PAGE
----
Located a mere 22 minutes from Camden via the RiverLINE, Riverside plans to expand its TOD efforts as New Jersey’s economic fortunes improve. Situated 12 miles north of Camden, the township, home to only 7,700 residents, was designated a Transit Village in 2001 in part for its plans to redevelop a 32-acre former industrial area known as the “Golden Triangle.” On the site is Riverside’s signature historic building, the Keystone Watchcase Tower directly across from the township’s RiverLINE light rail station, which opened in March 2004. Passengers traveling to Camden can transfer at the Walter Rand Transportation Center and continue to Philadelphia via PATCO. Travel to Trenton takes about 40 minutes, where riders can transfer to the Northeast Corridor and travel on to Newark and New York. About 440 passengers board the RiverLINE at the Riverside Station each day, making it the line’s third busiest non-terminal station.
Recent projects have resurrected the community’s transit oriented development objectives. In mid-March, The Teicher Organization unveiled plans to build The Villages at Riverside, a 24 home subdivision on an empty parcel bounded by Clay, Kossuth, and Taylor Streets—the first subdivision proposed for Riverside in over a decade. The site is a mere two blocks from the RiverLINE station. The two-family attached homes will feature a three-bedroom owner unit and a two-bedroom rental unit, each with separate entrances and off-street parking. The homes estimated to sell at approximately $295,900, are expected to attract commuters and professionals to the area. Development is set to begin this fall.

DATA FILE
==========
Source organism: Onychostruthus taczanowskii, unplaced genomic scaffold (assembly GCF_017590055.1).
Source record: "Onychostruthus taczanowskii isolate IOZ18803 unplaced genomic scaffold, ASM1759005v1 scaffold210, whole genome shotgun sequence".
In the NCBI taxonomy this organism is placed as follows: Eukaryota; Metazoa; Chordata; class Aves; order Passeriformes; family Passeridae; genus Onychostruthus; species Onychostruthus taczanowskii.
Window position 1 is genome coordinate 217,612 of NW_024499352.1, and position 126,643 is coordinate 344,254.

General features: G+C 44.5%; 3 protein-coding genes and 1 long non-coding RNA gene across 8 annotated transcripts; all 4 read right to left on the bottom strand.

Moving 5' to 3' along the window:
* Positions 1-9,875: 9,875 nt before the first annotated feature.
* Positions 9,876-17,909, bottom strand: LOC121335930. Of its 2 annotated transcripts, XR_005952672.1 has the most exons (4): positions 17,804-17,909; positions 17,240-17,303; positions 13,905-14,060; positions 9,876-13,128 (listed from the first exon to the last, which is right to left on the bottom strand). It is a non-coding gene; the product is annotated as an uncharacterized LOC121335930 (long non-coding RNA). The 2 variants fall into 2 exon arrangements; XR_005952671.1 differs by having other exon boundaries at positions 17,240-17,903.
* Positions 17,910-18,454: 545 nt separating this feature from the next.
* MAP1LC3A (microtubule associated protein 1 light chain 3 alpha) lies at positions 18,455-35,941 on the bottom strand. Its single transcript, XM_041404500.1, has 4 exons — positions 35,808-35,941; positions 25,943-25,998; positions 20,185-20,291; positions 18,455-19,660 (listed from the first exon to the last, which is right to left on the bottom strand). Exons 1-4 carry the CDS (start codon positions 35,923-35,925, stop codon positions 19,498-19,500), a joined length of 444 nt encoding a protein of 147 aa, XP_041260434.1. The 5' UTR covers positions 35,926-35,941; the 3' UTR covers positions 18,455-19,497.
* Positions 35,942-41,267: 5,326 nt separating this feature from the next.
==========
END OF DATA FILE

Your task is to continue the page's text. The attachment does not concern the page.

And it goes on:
The Teicher Organization has also submitted an application for redevelopment of the old Zurbrugg Hospital site for retail and residential redevelopment. The hospital, which was located in the Golden Triangle, was torn down in 2010. Clean up of the site was completed this spring.
One other major project is also underway in Riverside’s Golden Triangle. In 2005, J.S. Hovnanian & Sons purchased two old knitting mills with plans for redevelopment into a residential building, to be called “The Mill at Riverside.” According to the company, the proximity to mass transit was a major factor in its decision to develop in Riverside. The project, which had been delayed for some time due to the economic climate, is once again a priority, according to the developer. Discussions are currently underway about what form the project will take.
Riverside officials and residents hope that investment in the RiverLINE will continue to revive downtown commercial activity and help to sustain the community’s main street character. Today, in Riverside’s Central Business District, upscale restaurants are beginning to return, and redevelopment officials are working to attract a variety of retailers and service providers, transforming the once abandoned downtown area into quality public space. The River Line has proved to be a marketable local asset and has helped to position Riverside as an affordable and livable community within easy reach of the Philadelphia and Camden areas.